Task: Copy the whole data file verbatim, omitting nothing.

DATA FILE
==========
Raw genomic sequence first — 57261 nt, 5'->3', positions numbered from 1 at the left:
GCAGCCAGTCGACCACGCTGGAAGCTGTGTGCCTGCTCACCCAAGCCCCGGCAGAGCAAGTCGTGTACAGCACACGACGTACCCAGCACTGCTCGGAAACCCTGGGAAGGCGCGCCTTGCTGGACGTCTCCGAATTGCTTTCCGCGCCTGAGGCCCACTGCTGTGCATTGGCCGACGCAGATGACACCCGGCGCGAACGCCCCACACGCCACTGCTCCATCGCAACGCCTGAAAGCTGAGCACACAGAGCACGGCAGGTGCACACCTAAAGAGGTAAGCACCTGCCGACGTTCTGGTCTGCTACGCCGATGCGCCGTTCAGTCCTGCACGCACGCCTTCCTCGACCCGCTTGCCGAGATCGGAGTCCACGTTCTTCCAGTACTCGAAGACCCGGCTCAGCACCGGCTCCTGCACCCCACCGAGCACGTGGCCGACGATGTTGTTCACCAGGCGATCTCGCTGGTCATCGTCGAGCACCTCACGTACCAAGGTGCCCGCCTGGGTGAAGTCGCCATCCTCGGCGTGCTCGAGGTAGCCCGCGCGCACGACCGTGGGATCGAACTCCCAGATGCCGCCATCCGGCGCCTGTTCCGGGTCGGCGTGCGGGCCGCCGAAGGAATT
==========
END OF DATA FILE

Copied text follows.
Raw genomic sequence first — 57261 nt, 5'->3', positions numbered from 1 at the left:
GCAGCCAGTCGACCACGCTGGAAGCTGTGTGCCTGCTCACCCAAGCCCCGGCAGAGCAAGTCGTGTACAGCACACGACGTACCCAGCACTGCTCGGAAACCCTGGGAAGGCGCGCCTTGCTGGACGTCTCCGAATTGCTTTCCGCGCCTGAGGCCCACTGCTGTGCATTGGCCGACGCAGATGACACCCGGCGCGAACGCCCCACACGCCACTGCTCCATCGCAACGCCTGAAAGCTGAGCACACAGAGCACGGCAGGTGCACACCTAAAGAGGTAAGCACCTGCCGACGTTCTGGTCTGCTACGCCGATGCGCCGTTCAGTCCTGCACGCACGCCTTCCTCGACCCGCTTGCCGAGATCGGAGTCCACGTTCTTCCAGTACTCGAAGACCCGGCTCAGCACCGGCTCCTGCACCCCACCGAGCACGTGGCCGACGATGTTGTTCACCAGGCGATCTCGCTGGTCATCGTCGAGCACCTCACGTACCAAGGTGCCCGCCTGGGTGAAGTCGCCATCCTCGGCGTGCTCGAGGTAGCCCGCGCGCACGACCGTGGGATCGAACTCCCAGATGCCGCCATCCGGCGCCTGTTCCGGGTCGGCGTGCGGGCCGCCGAAGGAATT